Pancreatic cancer: Tough adversary
“Now, normally, the prognosis for this is not very encouraging. But I'm going to fight this. And I'm going to keep working," said Alex Trebek
The consummate professional, "Jeopardy!" host Alex Trebek had nothing but positive thoughts for his fans to grasp on to as he announced he's been diagnosed with pancreatic cancer.
A less common cancer, it only makes up a little more than three percent of all cancers diagnosed each year. But it is the third most deadly form of cancer. That's because it's an aggressive cancer, and by the time symptoms appear, it's progressed.
“Primarily the fact that it's an aggressive cancer and that it has often metastasized,” says Dr. Kelsey West, a family practice physician with UNR School of Med Family Practice Facility.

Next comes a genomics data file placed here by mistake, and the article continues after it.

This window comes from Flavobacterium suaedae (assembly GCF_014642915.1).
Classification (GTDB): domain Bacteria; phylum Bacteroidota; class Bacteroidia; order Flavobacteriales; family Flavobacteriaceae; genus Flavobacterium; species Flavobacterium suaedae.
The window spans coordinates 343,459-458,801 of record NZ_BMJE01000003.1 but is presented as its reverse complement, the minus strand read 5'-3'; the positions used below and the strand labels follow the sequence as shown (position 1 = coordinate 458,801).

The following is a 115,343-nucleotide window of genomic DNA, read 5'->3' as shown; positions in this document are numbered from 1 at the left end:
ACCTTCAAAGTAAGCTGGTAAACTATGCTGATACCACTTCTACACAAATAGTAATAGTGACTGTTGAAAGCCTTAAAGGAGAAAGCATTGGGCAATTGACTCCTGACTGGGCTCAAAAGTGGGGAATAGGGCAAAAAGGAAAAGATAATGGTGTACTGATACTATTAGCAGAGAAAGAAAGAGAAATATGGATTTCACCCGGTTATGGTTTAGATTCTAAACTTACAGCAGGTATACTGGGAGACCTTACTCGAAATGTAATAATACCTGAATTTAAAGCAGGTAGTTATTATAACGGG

The pancreas helps us digest food and releases hormones which regulate blood sugar in our bodies. Because of its location, deep in our abdomen, tumors are not felt easily.
There is no screening for this kind of cancer, and if caught in earlier stages, surgery is done and can be followed by chemotherapy and radiation therapy.
This cancer can be hereditary and there are tests to see if the gene is present. But most people diagnosed with pancreatic cancer have no family history.
Symptoms include abdominal pain, jaundice, back pain, vomiting, a loss of appetite and urine discoloration. The median age of diagnosis is 70 and it affects men and women equally.
About 8.5% of people diagnosed with pancreatic cancer are alive after five years.